Home South African Minister says there will be ‘consequences’ for mismanagement of arts relief fund

Minister says there will be ‘consequences’ for mismanagement of arts relief fund

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Arts and Culture Minister Nathi Mthethwa says there will be “consequences” following the mismanagement of the R300m fund to help struggling artists.

Minister Nathi Mthethwa. Picture: Kopano Tlape/GCIS

ARTS and Culture Minister Nathi Mthethwa said there would be consequences for council members, senior management and staff implicated in the mismanagement of the Presidential Economic Stimulus Programme (Pesp) funds that were allocated by the National Arts Council (NAC) to help struggling artists.

The industry had been hard hit by the Covid-19 pandemic, prompting the government to institute relief.

Pesp consisted of R300 million for job creation and job retention, with 5% being retained by the NAC for administrative purposes.

To date, 1,309 applicants have benefited from the programme.

“Shortly after the money was given there were reports pointing to mismanagement of that fund and that necessitated that an investigation be done,” Mthethwa said.

“The most important thing out of this is that consequence management is going to be seen and felt by anybody who is involved because we cannot get the blame that we don’t take care of our artists when we avail resources and funds.”

On July 29, the NAC council members appointed an independent, international audit, tax and advisory firm, Mazars Forensics, to conduct the independent forensic investigation into the implementation of the Pesp.

The investigators discovered a number of administrative failures including failure to resource the Pesp project with competent staff and a lack of adequate oversight and review processes resulting in non-compliant projects being approved.

There was also a failure to meet timelines for delivery of the Pesp and to ensure accurate information in respect of approved applications were correctly captured in the grant management system.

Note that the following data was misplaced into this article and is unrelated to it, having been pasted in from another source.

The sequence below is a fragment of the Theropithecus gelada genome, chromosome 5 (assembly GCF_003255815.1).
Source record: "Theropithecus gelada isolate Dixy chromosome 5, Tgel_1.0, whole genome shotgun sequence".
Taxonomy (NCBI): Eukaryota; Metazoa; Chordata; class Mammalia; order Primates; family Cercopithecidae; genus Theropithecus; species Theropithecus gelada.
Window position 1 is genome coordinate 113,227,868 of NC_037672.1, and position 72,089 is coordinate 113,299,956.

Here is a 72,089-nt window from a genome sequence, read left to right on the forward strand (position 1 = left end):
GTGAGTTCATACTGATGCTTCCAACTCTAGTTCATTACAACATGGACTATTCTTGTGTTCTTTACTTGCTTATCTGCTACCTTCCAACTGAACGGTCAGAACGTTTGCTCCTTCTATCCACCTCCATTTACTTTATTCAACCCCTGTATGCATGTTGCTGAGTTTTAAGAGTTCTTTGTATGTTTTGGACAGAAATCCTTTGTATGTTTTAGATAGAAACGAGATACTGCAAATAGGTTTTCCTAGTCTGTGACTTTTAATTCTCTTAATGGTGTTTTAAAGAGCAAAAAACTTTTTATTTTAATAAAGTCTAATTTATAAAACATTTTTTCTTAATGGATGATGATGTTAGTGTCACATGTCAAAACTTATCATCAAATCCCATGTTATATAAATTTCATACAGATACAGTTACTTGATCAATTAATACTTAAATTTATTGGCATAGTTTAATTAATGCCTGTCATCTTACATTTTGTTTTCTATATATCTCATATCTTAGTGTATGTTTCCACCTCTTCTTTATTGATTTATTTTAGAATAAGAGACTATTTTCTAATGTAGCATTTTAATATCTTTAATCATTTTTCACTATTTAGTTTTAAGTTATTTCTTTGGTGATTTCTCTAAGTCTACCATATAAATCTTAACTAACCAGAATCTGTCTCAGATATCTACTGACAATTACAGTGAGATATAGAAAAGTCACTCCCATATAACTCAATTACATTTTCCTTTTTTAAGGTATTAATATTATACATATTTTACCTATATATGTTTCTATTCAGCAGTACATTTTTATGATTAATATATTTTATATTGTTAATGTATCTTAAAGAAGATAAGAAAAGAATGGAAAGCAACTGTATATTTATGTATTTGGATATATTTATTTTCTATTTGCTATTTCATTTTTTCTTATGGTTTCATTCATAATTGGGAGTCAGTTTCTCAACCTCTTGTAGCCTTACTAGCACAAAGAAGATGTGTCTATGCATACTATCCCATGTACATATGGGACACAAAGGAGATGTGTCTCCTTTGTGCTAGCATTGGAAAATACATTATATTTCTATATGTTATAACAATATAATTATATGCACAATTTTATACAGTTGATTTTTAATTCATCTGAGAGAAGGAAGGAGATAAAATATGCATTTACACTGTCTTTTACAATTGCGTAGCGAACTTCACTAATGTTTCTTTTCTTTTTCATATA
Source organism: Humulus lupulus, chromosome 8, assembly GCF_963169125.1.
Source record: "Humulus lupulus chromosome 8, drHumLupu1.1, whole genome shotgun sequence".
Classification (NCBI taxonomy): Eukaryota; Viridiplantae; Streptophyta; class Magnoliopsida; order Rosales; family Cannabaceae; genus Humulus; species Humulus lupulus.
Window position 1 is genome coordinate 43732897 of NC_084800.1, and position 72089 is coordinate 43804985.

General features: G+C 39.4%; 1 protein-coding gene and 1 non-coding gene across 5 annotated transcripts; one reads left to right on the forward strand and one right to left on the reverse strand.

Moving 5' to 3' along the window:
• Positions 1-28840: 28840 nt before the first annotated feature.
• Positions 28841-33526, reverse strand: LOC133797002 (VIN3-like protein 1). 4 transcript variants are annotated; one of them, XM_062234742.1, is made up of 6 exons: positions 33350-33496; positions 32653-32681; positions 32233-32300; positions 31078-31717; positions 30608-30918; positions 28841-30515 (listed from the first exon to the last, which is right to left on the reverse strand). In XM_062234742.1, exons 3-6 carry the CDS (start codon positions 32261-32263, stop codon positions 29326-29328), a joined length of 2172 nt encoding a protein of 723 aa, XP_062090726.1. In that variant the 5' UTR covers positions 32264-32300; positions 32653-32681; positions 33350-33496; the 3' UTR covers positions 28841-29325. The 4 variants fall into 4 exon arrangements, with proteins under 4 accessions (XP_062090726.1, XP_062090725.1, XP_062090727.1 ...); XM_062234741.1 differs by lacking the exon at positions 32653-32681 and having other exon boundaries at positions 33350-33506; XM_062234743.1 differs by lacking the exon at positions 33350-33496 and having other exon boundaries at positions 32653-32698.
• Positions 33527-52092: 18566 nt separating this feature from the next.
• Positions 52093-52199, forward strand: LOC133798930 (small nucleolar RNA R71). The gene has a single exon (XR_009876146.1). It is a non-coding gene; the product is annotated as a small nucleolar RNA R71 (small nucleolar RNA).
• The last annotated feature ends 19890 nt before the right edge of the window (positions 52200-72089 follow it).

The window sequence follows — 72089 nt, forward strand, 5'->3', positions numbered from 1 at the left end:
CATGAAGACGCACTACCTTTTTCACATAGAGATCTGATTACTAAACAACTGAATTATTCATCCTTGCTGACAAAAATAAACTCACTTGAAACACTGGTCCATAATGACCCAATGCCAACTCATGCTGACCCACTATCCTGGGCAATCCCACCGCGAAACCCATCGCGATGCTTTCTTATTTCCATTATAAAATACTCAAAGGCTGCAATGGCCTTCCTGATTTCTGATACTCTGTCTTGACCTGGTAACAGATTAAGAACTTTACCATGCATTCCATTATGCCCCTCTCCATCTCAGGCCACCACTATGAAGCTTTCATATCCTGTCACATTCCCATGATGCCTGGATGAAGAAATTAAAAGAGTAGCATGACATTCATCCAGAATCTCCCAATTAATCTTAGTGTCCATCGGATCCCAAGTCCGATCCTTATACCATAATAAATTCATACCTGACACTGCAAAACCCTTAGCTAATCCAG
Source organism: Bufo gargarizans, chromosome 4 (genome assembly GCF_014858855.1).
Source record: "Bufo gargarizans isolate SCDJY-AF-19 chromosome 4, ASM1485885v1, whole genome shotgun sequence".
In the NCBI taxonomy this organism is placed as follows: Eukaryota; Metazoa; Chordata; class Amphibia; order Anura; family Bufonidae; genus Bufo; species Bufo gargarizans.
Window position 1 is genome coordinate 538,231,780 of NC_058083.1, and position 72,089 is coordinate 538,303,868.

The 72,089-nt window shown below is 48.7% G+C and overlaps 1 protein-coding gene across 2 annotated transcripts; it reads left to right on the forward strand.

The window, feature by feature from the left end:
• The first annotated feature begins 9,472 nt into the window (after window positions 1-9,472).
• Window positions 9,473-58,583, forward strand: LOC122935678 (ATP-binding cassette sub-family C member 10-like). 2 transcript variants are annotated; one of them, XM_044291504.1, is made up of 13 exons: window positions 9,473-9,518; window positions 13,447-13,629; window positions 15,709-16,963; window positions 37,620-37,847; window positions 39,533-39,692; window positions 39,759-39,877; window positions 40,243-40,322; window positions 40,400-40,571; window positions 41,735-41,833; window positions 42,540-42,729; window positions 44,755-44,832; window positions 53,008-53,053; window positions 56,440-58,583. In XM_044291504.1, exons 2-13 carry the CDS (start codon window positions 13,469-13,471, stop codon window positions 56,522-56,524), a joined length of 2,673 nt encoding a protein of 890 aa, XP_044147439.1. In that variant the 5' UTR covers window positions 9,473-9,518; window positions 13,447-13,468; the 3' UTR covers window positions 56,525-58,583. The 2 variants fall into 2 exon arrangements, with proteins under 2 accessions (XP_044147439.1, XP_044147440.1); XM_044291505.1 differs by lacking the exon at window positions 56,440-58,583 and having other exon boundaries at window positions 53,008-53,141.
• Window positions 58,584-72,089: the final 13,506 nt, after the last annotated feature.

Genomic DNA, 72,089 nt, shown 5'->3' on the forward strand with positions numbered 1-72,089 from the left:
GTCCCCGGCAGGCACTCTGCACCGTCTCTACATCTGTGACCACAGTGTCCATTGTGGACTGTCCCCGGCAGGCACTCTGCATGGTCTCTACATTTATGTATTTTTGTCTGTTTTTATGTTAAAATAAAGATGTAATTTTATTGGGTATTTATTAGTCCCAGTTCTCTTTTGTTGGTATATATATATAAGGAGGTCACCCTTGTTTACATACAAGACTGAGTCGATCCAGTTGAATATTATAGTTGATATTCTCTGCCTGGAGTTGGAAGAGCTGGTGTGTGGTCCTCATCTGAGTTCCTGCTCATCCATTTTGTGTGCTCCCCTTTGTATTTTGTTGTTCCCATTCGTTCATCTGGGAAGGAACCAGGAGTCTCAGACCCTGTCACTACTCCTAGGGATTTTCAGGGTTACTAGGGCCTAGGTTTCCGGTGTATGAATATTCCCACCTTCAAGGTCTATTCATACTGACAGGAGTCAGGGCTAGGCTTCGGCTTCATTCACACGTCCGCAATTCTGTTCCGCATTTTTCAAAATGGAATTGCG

The auditors found multiple governance and financial mismanagement actions that included contravention of S11(2) of the National Arts Council Act and failure to observe Council Resolutions; failure to take effective steps to prevent irregularities in the adjudication process, including irregular spending.

There was also failure to provide financial oversight regarding the implementation of the Pesp within the allocated budget of R285 million, resulting in over-commitment to the amount of R637,705.

The NAC said it would review all its financial management policies.

“The audit and risk committee has been requested to evaluate the areas of our internal control environment that require urgent attention. All findings related to council members will be dealt with by the Ministers Office. The new council will continue to prioritise restoring strong internal processes and controls to the NAC.”

The findings were welcomed by the South African Arts and Culture Youth Forum which represents around 40,000 members.

Founder, Romeo Ramuada said: “At least the ministry took responsibility and they didn’t just sit. Many of us thought they were not going to investigate and take decisive steps. We support them, especially the fact that people implicated are going to be held accountable.”

He said many artists still needed assistance with administration in terms of invoicing for their work etc.

The forum added that they also wanted more financial support from provincial departments.

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